- topicStay At Home Parentstagged by mamazee, 10/21/13
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- A Mama's Peace
Is society as a whole pretty negative about SAHMs? - Page 2post #21 of 21010/23/13 at 2:49pmpost #22 of 21010/23/13 at 2:57pmThread StarterTo answer the question: I do all housework and laundry and shopping while everyone is gone, and then I do as much food prep work as I can while they're gone, and then our evenings and weekends are all available for family time. I also have time to spend on myself reading and I do some volunteer work.
I watched my mom work full time and then have another full time job on weekends and evenings, and I didn't want to do that.post #23 of 21010/23/13 at 4:06pmQuote:@amber3902 reading this is very upsetting as a SAHP with my kids in full time school. I an spend time with them while they are in school. 4 days a week I go and spend 20 mins first thing reading with my child in her classroom and other children who's parents are unable to attend do to various other commitments. This would not be possible if I had to work. I am also able to volunteer to help out on field trips and in the classrooms, spending time watching my children grow in their learning environment. I could be at the school every day volunteering in some capacity watching them grow, learn and make friendships. I'm not however as I take care of almost everything house and life related. My husband works 12+ hour days. There is no time for him to pitch in and help. He can work 24+ straight days in a row sometimes. Other times he can be working away for weeks or months on end. I get to do everything a single parent would do, without being single. And I don't have the extra stress of having to make a living.Originally Posted by amber3902
OP, I think part of the reason you're getting more flack now that your kids are older is because it seems the only reason a mother would stay home is to save money on child care. Once your kids are in school people don't see what other reason there would be for you to stay home.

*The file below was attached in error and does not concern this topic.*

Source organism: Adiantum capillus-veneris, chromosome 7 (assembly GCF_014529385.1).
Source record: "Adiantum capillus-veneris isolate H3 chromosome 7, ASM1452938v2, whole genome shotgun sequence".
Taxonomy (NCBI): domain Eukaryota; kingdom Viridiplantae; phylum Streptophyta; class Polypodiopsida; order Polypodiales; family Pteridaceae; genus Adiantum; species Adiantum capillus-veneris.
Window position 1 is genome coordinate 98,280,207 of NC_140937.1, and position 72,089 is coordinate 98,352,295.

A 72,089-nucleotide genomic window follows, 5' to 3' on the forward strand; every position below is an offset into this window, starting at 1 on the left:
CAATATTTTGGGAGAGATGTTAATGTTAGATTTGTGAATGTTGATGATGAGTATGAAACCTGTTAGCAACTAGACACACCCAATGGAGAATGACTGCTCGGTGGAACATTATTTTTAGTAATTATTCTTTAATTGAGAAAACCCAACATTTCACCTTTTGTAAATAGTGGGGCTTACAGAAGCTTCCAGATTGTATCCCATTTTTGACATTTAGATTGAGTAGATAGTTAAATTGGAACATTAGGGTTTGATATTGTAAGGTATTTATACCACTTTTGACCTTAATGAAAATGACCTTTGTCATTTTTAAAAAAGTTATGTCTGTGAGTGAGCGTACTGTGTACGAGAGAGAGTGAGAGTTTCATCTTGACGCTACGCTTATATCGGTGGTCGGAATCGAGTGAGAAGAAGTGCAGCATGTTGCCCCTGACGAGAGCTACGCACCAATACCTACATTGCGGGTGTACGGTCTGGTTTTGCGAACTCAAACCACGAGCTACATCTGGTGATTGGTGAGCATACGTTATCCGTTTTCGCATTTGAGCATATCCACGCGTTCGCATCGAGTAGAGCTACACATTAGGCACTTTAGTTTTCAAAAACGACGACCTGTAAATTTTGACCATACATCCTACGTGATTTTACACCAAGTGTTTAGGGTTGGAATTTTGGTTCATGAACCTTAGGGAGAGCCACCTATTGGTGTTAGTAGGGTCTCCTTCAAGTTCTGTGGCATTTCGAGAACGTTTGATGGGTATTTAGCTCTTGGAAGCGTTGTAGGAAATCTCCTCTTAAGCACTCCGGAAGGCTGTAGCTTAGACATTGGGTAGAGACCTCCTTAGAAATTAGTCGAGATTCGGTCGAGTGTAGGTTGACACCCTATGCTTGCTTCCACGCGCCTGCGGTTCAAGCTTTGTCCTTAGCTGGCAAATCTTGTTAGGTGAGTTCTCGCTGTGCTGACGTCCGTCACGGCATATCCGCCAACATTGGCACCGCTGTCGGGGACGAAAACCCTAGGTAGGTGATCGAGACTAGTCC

There are so many modern day conveniences, dishwasher, microwave, washer and dryer, that the previous generation didn't have, that other than child care they don't see what takes up so much time every day that you can't do when you get home from work. Not trying to give you a hard time here, but really, I'm able to clean my whole house in a couple hours, and I do that once a week, and it takes me on average 30 minutes to cook dinner every night. Granted, I don't have to time to cook everything from scratch, and I don't can and freeze vegetables, but I think we still manage to eat pretty healthy.
Spending time with your kids of course is very important, but you can't spend any time with them if they're in school. And housework doesn't take all day, especially if the biggest mess makers are at school all day, so what's the point of being at home while your kids are in school? Again, not trying to attack SAHMs, just trying to help you see their perspective.
Gooseberry, maybe you'd like to start a thread in the working parent's forum to discuss how to handle housework/child rearing while working full time. I think I could offer a few tips I've picked up over the years.
There are many days that I have lots of downtime. I too have Fibro and it often flares. I also have celiac and get migraines randomly. Working for me would be difficult with these conditions. Certainly not impossible and I have "worked" on and off in the past as well.
However there is almost no daycare where we are and it's mega expensive when you can find it and my children are not able to stay home by themselves yet. So working hours would have to be between 9-2/230. Which means my job choices are limited and if working 5 days a week it would only give me 25 hours tops. Which isn't worth going to work for once we factor in the increase of taxes (I already make some residual income from our income property and DH makes enough that my working *would* impact his taxes), extra clothes and extra food costs (not being able to cook from scratch all the time). Not to mention my health would suffer from all the added stress and extra hours of "stuff" we would have to add on to the end of our day. And we would lose out on our family "downtime".
As parents and a family we put a large focus on our children learning through play at home and through being with us. If after school was all about groceries, Dr's Appt's, errands and cleaning *our* needs would suffer.